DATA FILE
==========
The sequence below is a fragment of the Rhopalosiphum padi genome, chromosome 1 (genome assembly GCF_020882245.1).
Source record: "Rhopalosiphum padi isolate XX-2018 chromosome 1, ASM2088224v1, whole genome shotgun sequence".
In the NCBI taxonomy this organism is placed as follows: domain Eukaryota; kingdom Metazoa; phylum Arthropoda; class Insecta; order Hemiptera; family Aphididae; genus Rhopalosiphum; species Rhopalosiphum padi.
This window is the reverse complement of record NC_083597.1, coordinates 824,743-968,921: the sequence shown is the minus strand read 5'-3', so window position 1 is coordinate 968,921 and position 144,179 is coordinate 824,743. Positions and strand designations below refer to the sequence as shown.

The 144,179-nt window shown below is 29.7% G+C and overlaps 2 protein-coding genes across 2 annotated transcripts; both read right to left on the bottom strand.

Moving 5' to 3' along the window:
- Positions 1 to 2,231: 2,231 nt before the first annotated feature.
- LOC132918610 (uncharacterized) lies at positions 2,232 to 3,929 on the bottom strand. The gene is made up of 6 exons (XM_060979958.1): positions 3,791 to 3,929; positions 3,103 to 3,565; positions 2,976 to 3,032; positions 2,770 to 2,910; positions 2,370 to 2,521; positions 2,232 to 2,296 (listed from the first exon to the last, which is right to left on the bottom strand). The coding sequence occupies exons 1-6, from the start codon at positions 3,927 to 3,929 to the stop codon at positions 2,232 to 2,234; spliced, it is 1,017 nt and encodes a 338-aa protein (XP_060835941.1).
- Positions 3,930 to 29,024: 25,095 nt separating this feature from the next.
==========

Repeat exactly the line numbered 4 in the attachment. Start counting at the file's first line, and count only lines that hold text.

This window is the reverse complement of record NC_083597.1, coordinates 824,743-968,921: the sequence shown is the minus strand read 5'-3', so window position 1 is coordinate 968,921 and position 144,179 is coordinate 824,743. Positions and strand designations below refer to the sequence as shown.